141. Spontaneous Combustion. When charcoal which has been finely pulverized for making gunpowder is exposed in large heaps, the oxygen of the air combines with it slowly at first; but, as the heat developed accumulates, the oxidation becomes more rapid, until in some cases the mass takes fire and burns.
So too, when cotton or tow, which has been used for
wiping machinery, and has become saturated with oil, is laid aside in heaps, it begins to oxidize slowly; but the heat developed makes the combustion more and more rapid, until sometimes the heap bursts into a flame.
This rapid combustion, developed gradually from slow combustion, is called spontaneous combustion.
142. Respiration. — The albuminous or nitrogenized compounds, which form but a small part of the plant, make up almost the entire bulk of the animal, so that animal substances are even more prone to decay than vegetable. And this decay is not confined, as we might suppose, to dead animal matter, but is constantly going on in the living animal. The only difference is, that in the latter case the loss from decay is continually repaired, while in the former case it is not. The materials for the repair of the living body are furnished by the food.
This food is mainly made up of three classes of substances: (1) non-nitrogenized, as starch and sugar; (2) nitrogenized, as lean meat; and (3) fatty substances, as butter. All three kinds are absolutely necessary to the life of man. They are all contained in milk, which may be regarded as “the type of animal food.” It contains sugar, which belongs to the first of the above classes ; caseine, or curd, which belongs to the second; and butter, which belongs to the third. Bread also contains all three kinds of food; being made up of (1) starch, (2) gluten (the most important nitrogenized constituent of wheat and other grain), and (3) a small quantity of oil. A man cannot live for any length of time on any one kind of food, as stårch or butter, or on any mixture of kinds of food, which does not contain all three classes of substances.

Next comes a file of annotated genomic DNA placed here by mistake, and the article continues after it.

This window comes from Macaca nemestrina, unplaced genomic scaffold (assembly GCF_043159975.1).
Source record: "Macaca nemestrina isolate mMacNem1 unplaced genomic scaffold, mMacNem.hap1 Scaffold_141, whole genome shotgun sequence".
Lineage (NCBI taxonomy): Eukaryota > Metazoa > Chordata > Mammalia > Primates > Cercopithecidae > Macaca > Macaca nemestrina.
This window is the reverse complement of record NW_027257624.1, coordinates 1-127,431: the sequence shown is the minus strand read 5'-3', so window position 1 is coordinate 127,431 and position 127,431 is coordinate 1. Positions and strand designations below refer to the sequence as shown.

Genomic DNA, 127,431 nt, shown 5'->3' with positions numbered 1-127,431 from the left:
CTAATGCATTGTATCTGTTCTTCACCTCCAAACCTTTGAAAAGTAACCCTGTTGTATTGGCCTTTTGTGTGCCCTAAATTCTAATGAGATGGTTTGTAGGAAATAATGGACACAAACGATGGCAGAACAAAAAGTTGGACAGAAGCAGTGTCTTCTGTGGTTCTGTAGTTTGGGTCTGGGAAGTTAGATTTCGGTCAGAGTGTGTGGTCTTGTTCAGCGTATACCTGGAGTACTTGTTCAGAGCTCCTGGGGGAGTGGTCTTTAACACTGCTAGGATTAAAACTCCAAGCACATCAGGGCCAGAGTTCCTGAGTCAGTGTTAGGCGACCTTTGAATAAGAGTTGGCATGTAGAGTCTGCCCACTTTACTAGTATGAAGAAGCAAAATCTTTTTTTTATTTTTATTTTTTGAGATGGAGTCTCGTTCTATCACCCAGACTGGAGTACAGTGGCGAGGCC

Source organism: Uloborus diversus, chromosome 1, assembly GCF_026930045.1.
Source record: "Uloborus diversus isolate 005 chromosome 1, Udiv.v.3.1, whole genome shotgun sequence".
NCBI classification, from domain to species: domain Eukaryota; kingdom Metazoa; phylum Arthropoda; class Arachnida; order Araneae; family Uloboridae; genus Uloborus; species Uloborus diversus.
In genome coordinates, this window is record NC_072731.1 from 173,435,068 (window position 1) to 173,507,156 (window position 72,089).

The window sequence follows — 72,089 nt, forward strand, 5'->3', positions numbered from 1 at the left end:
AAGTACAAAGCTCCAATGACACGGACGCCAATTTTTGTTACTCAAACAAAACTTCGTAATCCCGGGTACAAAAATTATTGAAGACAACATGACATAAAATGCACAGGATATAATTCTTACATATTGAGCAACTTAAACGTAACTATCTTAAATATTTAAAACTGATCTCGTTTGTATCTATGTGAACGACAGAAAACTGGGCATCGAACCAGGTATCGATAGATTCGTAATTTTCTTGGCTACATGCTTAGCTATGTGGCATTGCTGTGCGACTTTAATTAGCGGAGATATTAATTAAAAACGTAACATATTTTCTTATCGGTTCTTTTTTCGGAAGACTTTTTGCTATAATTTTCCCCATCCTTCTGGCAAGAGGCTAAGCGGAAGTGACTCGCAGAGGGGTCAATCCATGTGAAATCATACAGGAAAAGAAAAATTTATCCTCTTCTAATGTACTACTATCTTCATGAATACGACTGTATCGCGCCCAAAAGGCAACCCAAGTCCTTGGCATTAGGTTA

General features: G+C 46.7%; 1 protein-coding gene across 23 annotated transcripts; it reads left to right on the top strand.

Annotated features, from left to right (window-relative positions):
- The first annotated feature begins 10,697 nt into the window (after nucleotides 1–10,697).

The different classes of food serve different purposes in the body. The nitrogenized and a part of the fatty substances supply the waste which results from the action
of the varied machinery of the body. They renew the muscles, sinews, and nerves, which are constantly wearing out.
On the other hand, the non-nitrogenized substances, as starch and sugar, probably take no part in repairing the machinery, but merely furnish fuel to keep up the heat of the body. To produce heat they must be burnt up, and we shall see that the process is another example of slow combustion.